Historic cinema vandalised after showing documentary on Supernova festival terror attack

It was aired as part of the International Israeli Film Festival

Emma Guinness
Thursday 23 May 2024 15:08 BST

One of London’s oldest cinemas has been vandalised after making the decision to show a new film documenting the Hamas terror attack at the Nova Music Festival last year.

Supernova: The Music Festival Massacre features footage filmed by both survivors and Hamas attackers on the horrific October 7 attack.

The film is currently being aired as part of the Seret International Israeli Film Festival, which has been subject to boycott calls because of the country’s ongoing war on Gaza.

However, some pro-Palestinian protestors believe it should not be shown and is part of a broader attempt at justifying Israel’s ongoing war on Gaza.

Pictures on social media show the Phoenix Cinema in East Finchley spraypainted in red with the message: “Say no to art washing” in block capitals.

Art Washing is a term used to describe the use of art to legitimise otherwise negative actions taken by a group or an individual.

The act of vandalism was met with outrage by locals, who took to social media to express their frustrations and spread word of a counter-protest taking place tonight (23 May).

The Phoenix Cinema has been targetted by vandals for taking part in an Israeli film festival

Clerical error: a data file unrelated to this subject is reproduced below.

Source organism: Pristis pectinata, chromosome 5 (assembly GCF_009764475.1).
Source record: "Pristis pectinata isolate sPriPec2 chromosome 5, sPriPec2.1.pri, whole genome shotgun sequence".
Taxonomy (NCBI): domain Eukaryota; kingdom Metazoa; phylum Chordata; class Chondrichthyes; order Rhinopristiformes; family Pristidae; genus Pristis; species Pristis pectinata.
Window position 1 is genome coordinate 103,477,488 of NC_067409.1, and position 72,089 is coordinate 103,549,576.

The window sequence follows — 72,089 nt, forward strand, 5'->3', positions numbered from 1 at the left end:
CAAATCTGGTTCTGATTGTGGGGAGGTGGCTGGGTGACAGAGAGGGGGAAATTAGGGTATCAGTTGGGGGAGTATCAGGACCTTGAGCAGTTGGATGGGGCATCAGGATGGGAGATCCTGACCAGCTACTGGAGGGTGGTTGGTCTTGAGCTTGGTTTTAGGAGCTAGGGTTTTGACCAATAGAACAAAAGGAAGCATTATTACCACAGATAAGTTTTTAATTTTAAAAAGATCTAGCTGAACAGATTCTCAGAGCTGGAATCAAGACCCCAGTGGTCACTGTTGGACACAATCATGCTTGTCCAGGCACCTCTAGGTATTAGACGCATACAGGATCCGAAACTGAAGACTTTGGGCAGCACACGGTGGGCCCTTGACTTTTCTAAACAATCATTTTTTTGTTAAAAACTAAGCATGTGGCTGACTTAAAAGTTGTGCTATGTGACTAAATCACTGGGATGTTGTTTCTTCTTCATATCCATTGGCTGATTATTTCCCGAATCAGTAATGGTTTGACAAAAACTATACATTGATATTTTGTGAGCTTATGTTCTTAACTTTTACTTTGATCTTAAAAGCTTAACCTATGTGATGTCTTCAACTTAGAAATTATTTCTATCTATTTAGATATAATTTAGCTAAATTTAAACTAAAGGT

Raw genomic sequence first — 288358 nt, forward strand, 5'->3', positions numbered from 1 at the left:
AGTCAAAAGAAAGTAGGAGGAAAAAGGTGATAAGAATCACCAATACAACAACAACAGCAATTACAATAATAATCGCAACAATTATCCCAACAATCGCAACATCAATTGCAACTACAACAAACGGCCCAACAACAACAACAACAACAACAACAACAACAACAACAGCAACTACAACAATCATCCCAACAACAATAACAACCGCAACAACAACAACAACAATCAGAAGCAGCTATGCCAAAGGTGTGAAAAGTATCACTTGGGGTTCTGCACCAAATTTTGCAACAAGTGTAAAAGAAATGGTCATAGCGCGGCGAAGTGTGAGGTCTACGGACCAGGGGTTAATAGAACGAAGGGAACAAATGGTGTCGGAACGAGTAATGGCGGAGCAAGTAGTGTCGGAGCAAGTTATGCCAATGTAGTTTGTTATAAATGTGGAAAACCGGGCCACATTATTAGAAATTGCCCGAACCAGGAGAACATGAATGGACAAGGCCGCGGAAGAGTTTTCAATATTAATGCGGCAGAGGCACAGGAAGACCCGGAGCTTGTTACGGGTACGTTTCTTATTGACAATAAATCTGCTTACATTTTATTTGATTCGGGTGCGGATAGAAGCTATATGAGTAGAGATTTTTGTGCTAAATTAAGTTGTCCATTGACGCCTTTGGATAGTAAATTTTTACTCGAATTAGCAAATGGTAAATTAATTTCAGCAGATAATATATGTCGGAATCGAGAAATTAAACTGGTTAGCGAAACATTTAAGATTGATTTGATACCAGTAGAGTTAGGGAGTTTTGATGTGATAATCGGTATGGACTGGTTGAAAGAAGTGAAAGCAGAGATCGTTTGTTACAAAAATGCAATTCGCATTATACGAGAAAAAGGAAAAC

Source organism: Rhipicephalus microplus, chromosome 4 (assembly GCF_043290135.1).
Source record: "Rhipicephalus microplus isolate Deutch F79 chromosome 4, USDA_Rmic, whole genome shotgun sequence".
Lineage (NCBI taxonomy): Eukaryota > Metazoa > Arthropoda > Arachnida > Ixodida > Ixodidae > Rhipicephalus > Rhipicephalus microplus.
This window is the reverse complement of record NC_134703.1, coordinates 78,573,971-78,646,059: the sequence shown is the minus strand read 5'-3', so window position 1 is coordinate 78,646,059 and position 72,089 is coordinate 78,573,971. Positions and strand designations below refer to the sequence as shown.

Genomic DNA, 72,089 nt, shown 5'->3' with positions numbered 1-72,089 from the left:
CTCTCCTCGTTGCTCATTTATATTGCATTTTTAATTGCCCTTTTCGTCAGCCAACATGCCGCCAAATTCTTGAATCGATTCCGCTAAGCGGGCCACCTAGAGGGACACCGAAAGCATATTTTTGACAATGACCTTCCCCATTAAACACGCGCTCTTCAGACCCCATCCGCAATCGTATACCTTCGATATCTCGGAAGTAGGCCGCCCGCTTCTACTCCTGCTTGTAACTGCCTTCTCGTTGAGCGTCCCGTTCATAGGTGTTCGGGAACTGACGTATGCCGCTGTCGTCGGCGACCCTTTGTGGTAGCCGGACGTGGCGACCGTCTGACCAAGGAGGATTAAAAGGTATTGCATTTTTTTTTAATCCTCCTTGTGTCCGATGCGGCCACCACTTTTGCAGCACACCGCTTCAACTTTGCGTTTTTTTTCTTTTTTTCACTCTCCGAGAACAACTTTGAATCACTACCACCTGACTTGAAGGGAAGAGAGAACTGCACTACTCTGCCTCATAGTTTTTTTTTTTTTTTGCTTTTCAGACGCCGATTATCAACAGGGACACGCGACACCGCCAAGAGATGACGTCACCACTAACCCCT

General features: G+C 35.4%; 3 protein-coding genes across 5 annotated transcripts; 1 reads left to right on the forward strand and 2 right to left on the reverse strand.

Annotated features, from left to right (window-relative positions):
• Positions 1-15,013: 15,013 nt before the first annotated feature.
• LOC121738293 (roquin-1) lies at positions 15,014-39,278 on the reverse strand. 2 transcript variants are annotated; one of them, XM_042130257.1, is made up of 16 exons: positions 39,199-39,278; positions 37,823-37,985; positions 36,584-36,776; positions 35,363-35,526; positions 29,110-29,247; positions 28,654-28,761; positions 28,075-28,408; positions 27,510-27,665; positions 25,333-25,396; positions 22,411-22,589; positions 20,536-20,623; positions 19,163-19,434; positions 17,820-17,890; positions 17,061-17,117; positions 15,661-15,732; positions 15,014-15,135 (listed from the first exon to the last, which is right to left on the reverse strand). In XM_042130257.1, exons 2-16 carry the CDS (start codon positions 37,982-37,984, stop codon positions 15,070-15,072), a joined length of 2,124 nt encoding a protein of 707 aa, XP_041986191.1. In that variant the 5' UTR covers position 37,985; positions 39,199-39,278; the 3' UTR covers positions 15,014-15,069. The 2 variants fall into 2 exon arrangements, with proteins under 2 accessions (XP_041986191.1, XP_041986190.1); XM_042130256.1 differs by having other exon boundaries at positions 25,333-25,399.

The Phoenix Cinema has been targetted by vandals for taking part in an Israeli film festival (Alamy)

Alongside a picture of the vandalism, Twitter (X) user Josh Howie wrote: “My local cinema. Now. For committing the crime of showing a documentary about Jews being murdered at a music festival.

“The modern Nazis are also protesting @Phoenixcinema tonight at 7. I’ll be there to greet them.”

A second local questioned: “How can a film about innocent young people butchered, raped and abducted be ‘Art Washing’?”

“East Finchley’s beloved @Phoenixcinema has been desecrated with graffiti simply because they are showing a film about a massacre of innocent Jews at a music festival,” wrote a third Twitter (X) user.

“Shame on the people that did this.”

The October 2023 attack on the music festival at the Israeli-Gaza border saw 364 people brutally lose their lives in one of the most shocking and well-documented chapters of the ongoing conflict.

The International Israeli Film Festival aims to support the country’s culture through film.

Seret wrote in a statement: “In recent months, the festival has faced challenges and pressures on cinema houses, with threats of boycotts and demands for cancellations.

“However, SERET remains steadfast in its commitment to promoting Israeli culture through cinema and refuses to succumb to censorship or cancellation.”

A GoFundMe has now been set up to support the Pheonix Cinema, which is the oldest cinema in London, in the aftermath of the vandalism. It has already surpassed its £1,500 target.

The Metropolitain Police told The Independent: “Police were called at 10:11hrs on Thursday, 23 May to reports of criminal damage at the Phoenix Cinema in High Road N2.

“An investigation has been launched. There have been no arrests.

“While enquiries are ongoing, at this time the incident is being investigated as a potential hate crime.

“Police had already been made aware of protests expected at the venue regarding a film screening on Thursday night.

“Officers will be there to make sure those attending can protest safely whilst at the same time minimising serious disruption to the community.”

The Independent has reached out to the Phoenix Cinema for comment.

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